Late nineteenth century industrial leaders have been called "industrial statesmen" for the great economic power they helped America become. They have also been called "robber barons" because they built their great wealth by abusing the system, abusing their employees, and destroying their competitors to satisfy their own needs. These "kings" off industry displayed characteristics of both industrial statesmen and robber barons. It is therefore justified to characterize the industrial leaders of the nineteenth century as both industrial statesmen and robber barons.
Because they used vicious tactics to destroy competition and created monopolies, the industrial leaders of the late nineteenth century are sometimes called robber barons. Enforcing harsh rules, ordering long work hours, and harsh treatment of employees gave them their names as robber barons. They were thought to have greatly abused their power. They knew that the skilled and unskilled workers of the factories had to work in order to survive.
They also knew that they could get off cheap and pay them less because the workers had to work and would work for whatever pay possible. Because of this, the workers had to work long, hard hours. This was true corruption of the workers, as well as greed on the industrial leaders' parts. By paying off the political parties, the industrialists were able to have laws passed that were favorable to their needs, regardless of the hurt it caused the workers. The industrialists, even though they helped America become a great economic power, sacrificed morals, in order to achieve their wealth. That was what established them as robber barons.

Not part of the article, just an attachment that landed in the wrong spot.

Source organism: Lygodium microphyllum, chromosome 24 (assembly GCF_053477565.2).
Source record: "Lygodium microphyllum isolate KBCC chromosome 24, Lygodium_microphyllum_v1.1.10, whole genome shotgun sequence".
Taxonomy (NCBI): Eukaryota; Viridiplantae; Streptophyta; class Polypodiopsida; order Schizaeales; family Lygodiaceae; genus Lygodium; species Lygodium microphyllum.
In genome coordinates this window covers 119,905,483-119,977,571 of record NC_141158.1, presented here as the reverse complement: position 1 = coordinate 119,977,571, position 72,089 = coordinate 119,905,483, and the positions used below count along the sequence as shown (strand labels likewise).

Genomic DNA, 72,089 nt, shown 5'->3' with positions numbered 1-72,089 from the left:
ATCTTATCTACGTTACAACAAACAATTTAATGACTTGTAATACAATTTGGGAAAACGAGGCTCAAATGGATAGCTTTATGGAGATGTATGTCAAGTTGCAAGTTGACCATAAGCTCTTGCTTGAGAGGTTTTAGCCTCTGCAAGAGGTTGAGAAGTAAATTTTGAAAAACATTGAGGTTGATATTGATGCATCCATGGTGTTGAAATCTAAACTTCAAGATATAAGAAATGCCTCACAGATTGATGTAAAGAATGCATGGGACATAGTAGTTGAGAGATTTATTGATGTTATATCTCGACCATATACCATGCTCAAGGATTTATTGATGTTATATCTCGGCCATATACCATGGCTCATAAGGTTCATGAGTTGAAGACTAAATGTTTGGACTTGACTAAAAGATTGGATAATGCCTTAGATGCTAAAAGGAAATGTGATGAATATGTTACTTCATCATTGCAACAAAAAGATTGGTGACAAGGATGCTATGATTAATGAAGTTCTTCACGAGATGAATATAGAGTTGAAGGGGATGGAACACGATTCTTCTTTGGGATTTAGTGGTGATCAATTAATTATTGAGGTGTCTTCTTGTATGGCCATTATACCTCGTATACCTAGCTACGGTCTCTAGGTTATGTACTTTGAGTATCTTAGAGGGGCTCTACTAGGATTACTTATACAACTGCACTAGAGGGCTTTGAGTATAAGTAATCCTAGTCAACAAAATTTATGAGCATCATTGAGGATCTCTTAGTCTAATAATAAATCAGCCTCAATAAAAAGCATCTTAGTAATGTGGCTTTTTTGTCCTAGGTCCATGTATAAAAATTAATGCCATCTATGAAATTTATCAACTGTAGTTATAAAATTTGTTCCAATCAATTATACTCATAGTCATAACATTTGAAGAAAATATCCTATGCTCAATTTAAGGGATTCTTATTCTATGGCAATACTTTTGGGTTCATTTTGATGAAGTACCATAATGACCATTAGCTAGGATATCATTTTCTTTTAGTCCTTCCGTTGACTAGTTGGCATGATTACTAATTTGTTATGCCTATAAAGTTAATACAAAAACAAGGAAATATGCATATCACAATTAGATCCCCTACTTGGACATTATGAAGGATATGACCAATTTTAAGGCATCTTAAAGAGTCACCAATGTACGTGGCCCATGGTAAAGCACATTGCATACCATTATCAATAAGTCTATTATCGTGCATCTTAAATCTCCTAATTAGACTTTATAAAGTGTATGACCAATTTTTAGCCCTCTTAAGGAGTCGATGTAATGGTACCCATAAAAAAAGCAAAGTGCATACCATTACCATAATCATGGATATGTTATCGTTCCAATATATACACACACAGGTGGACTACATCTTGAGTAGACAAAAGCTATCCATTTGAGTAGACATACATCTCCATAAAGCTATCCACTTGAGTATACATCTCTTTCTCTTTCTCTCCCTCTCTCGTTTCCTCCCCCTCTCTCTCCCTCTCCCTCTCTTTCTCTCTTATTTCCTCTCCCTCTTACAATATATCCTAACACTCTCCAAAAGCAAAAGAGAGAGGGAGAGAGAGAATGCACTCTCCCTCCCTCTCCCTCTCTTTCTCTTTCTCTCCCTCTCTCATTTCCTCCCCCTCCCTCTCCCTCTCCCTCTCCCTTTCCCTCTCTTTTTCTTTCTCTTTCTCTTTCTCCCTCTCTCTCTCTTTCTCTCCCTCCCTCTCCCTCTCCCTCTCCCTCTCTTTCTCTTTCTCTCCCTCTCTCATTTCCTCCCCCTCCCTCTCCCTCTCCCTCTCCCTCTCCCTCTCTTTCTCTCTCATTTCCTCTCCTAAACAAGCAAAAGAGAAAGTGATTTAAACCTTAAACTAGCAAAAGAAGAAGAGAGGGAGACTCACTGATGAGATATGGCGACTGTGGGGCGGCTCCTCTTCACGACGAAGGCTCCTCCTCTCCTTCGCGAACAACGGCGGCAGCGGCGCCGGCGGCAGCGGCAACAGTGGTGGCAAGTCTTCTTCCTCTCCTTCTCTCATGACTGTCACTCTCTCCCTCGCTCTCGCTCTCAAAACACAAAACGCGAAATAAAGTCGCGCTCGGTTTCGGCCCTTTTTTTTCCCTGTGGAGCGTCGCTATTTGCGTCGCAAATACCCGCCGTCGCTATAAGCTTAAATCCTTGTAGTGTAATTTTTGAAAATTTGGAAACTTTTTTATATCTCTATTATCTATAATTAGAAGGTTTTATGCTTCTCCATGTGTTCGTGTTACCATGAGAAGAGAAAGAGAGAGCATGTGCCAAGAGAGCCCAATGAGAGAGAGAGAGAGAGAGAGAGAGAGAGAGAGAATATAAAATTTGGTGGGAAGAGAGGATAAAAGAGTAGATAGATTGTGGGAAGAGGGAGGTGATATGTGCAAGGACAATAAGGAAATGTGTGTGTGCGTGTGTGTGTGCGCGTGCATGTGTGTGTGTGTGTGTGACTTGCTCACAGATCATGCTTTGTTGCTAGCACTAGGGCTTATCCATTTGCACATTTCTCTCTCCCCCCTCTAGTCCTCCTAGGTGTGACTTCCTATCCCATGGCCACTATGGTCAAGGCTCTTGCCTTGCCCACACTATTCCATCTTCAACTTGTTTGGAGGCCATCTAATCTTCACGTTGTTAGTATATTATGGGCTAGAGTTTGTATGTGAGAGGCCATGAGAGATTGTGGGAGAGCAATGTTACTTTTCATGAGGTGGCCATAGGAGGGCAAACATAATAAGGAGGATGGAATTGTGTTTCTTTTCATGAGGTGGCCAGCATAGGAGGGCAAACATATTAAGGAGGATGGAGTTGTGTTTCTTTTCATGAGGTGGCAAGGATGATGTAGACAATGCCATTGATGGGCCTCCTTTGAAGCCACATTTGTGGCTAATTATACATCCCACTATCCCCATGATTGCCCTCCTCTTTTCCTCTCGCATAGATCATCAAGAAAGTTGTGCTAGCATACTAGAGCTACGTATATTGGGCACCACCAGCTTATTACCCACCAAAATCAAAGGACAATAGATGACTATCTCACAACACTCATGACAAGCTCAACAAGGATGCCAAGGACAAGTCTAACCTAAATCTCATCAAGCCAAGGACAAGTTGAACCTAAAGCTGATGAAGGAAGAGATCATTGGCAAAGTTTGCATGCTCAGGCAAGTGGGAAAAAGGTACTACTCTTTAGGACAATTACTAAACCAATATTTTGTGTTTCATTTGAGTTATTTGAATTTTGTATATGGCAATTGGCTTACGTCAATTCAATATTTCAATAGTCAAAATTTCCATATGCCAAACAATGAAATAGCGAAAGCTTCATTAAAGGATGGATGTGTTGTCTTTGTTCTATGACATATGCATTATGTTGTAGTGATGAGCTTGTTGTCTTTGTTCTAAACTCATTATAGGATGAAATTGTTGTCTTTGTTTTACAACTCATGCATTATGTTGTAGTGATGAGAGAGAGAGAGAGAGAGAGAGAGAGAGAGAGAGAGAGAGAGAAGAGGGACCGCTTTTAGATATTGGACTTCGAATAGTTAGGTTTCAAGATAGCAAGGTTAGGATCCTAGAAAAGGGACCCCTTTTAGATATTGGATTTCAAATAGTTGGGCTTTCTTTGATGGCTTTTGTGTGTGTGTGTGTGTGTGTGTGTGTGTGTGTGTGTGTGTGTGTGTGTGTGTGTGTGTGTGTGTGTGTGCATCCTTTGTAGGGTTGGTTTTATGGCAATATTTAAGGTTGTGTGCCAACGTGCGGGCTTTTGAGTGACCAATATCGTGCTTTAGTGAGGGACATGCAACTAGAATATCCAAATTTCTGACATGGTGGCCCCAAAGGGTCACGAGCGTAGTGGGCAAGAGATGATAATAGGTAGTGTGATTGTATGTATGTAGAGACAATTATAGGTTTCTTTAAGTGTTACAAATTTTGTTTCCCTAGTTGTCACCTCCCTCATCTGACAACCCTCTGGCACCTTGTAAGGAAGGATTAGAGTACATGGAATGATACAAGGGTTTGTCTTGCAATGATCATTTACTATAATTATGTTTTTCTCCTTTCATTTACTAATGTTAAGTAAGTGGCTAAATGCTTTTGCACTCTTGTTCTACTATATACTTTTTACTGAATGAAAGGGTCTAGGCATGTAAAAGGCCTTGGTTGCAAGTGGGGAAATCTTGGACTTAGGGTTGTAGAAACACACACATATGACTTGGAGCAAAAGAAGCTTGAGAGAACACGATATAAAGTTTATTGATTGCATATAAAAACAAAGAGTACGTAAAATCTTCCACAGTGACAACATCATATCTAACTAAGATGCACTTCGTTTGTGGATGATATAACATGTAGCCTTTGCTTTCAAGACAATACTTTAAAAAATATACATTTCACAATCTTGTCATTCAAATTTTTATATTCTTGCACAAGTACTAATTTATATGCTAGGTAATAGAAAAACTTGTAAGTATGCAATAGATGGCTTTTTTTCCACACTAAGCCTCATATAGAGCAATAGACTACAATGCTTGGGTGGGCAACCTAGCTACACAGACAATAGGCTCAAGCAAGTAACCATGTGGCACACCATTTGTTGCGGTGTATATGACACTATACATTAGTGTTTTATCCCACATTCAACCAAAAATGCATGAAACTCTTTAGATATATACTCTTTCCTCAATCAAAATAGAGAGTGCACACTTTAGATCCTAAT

From another view, the industrial leaders are sometimes remembered as industrial statesmen. They enhanced and modernized the American capitalist system by making the nation more productive and therefore stronger economically and internationally. With their money, they built factories to...